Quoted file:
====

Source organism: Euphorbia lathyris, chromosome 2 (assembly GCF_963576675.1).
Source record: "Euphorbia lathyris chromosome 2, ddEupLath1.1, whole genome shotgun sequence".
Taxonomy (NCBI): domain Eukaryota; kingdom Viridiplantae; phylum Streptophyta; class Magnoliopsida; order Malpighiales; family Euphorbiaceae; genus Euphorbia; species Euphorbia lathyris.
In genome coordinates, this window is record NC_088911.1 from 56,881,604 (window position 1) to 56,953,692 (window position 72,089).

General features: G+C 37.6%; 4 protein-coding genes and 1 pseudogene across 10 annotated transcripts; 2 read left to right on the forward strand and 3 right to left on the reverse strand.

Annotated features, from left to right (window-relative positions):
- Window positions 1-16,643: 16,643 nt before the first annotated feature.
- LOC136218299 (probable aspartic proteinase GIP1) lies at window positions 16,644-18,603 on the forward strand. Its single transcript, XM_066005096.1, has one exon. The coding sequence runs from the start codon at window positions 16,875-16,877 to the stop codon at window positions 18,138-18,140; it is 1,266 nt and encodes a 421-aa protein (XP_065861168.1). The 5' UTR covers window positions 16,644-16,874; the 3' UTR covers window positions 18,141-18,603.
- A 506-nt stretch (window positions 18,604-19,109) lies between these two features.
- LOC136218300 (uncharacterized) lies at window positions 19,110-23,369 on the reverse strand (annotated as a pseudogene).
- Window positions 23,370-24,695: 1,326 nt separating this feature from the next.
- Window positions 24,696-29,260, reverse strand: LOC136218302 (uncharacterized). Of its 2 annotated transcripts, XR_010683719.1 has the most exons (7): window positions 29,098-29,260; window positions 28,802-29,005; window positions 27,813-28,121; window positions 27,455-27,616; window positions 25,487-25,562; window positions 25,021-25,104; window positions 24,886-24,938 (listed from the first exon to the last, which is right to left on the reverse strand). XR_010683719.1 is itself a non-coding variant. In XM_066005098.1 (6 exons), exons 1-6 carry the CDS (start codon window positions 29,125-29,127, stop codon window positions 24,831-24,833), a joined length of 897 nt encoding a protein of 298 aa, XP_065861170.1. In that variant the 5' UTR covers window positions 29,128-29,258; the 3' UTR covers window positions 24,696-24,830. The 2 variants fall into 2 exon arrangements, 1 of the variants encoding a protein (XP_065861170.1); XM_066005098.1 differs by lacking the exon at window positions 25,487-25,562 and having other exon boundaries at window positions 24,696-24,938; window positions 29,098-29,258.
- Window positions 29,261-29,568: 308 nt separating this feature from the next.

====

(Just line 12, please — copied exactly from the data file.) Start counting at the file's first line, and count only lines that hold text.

- Window positions 24,696-29,260, reverse strand: LOC136218302 (uncharacterized). Of its 2 annotated transcripts, XR_010683719.1 has the most exons (7): window positions 29,098-29,260; window positions 28,802-29,005; window positions 27,813-28,121; window positions 27,455-27,616; window positions 25,487-25,562; window positions 25,021-25,104; window positions 24,886-24,938 (listed from the first exon to the last, which is right to left on the reverse strand). XR_010683719.1 is itself a non-coding variant. In XM_066005098.1 (6 exons), exons 1-6 carry the CDS (start codon window positions 29,125-29,127, stop codon window positions 24,831-24,833), a joined length of 897 nt encoding a protein of 298 aa, XP_065861170.1. In that variant the 5' UTR covers window positions 29,128-29,258; the 3' UTR covers window positions 24,696-24,830. The 2 variants fall into 2 exon arrangements, 1 of the variants encoding a protein (XP_065861170.1); XM_066005098.1 differs by lacking the exon at window positions 25,487-25,562 and having other exon boundaries at window positions 24,696-24,938; window positions 29,098-29,258.